|Photo by Joe McDonald (McDonald Wildlife Photography)|
blue-throated hummingbird (en); beija-flor-de-garganta-azul (pt); colibri à gorge bleue (fr); colibrí gorgiazul (es); blaukehlnymphe (de)
This North American species is found in the southern United States, in southern Arizona, New Mexico and western Texas, and into Mexico as far south as Oaxaca.
These birds are 11-12,5 cm long and have a wingspan of 19 cm. They weigh 6-8,5 g.
The blue-throated hummingbird is generally found in open woodlands and secondary growth forests, preferring pine-oak and deciduous forests. They are also found in scrublands and tend to be near water. They are mostly found at high altitudes, breeding at 1.800-3.300 m, but come down to elevations as low as 300 m during the winter.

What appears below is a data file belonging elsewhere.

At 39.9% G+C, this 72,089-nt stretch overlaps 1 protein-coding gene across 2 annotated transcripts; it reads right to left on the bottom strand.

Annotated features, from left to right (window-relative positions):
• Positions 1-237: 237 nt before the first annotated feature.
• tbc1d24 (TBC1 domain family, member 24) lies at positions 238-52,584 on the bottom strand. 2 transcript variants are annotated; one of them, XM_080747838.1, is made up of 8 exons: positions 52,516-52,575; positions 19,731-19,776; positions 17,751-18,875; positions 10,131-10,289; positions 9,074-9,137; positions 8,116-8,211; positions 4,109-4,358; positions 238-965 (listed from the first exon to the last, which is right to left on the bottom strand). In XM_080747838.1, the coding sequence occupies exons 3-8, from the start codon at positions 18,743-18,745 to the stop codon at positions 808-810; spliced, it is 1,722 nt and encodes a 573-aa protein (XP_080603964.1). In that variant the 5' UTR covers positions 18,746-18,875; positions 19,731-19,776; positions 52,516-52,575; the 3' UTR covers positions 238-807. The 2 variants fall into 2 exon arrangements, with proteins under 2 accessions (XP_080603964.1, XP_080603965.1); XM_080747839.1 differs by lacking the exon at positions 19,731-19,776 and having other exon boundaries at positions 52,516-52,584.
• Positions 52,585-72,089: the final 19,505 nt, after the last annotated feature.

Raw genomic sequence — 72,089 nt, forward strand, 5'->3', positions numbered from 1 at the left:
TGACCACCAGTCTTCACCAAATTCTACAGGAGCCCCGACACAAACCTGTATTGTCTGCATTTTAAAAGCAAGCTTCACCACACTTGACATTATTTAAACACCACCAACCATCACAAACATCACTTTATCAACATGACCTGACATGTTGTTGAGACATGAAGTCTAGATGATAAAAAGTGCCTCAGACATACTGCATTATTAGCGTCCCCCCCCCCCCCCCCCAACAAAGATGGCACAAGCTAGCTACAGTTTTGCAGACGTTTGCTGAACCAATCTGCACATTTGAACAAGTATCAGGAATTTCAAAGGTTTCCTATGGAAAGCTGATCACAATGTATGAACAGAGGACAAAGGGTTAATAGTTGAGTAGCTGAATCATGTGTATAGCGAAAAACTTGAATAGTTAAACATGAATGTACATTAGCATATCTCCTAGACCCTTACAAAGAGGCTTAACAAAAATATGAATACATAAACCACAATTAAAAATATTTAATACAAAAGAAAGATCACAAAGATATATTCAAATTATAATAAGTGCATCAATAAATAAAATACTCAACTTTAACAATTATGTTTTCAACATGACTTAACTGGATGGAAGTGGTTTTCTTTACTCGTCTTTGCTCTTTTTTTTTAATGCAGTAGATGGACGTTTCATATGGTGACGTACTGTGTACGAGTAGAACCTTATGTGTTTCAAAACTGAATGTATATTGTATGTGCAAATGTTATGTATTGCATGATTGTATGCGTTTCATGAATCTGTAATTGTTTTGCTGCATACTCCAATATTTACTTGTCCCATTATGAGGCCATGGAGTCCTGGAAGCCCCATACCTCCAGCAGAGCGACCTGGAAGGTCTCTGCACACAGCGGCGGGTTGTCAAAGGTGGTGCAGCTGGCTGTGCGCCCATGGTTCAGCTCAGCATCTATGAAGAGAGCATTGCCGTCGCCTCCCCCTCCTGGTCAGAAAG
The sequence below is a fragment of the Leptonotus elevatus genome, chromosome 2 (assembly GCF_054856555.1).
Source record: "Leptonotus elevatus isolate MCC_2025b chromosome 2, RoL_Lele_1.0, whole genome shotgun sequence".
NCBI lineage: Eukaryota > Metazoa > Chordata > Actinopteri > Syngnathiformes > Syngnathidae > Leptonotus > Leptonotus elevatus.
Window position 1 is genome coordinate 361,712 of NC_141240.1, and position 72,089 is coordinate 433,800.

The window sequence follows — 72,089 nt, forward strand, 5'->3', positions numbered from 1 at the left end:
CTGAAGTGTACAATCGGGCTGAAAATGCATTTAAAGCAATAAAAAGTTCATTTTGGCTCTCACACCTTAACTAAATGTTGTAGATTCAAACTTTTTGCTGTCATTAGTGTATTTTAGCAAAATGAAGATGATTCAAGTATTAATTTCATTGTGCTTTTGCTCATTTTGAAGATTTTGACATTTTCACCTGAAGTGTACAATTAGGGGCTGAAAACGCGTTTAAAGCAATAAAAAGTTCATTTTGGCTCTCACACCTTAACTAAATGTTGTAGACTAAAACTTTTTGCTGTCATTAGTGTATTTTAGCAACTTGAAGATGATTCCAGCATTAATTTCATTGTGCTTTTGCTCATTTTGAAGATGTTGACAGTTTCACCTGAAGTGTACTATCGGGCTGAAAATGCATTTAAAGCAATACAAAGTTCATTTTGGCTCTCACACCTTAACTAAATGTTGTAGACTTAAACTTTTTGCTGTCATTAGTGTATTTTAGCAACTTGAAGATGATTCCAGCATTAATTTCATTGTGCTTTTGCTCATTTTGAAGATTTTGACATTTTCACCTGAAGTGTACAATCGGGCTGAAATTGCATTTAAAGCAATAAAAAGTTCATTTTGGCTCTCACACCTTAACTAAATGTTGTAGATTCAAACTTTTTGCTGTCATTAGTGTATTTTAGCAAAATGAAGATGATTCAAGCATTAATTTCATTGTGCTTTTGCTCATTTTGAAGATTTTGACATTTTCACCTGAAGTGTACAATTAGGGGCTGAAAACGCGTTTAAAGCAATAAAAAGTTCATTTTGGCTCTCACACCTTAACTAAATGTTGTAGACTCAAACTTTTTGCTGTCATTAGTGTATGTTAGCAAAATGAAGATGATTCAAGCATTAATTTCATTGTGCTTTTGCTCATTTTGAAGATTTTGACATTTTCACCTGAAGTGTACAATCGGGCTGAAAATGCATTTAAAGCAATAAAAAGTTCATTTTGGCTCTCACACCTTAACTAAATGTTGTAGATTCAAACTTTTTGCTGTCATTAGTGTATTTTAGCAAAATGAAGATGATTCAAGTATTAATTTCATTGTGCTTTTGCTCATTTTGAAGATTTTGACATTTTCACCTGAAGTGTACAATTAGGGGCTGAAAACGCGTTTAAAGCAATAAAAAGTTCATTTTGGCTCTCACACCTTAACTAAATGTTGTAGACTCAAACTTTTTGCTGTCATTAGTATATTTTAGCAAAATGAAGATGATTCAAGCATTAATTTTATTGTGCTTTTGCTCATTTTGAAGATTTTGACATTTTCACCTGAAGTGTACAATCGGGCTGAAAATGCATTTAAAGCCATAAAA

They feed on the nectar of various plant, including Salvia, Penstemon, Lobelia laxiflora and Nicotiana, but will also take small insects and spiders found in or around flowers.
Blue-throated hummingbirds breed in February-September. The female builds the nest, a cup made of soft plant fibres, mosses and lichens, held together and attached to its support using spider webs. The nest may be attached to a tree branch, flowering plant, fern, vine, rock shelf, or to man-made object such as a wire or nail. There she lays 2 white eggs which she incubates alone for 17-19 days. The chicks are fed by the female alone and fledge 24-29 days after hatching. Each female may raise 1-3 broods per year, often with different males.
IUCN status - LC (Least concern)
This species has a large breeding range and a global population estimated at 2 million individuals. Habitat loss may pose a threat in some areas, mainly due to logging, but overall the population has an increasing trend.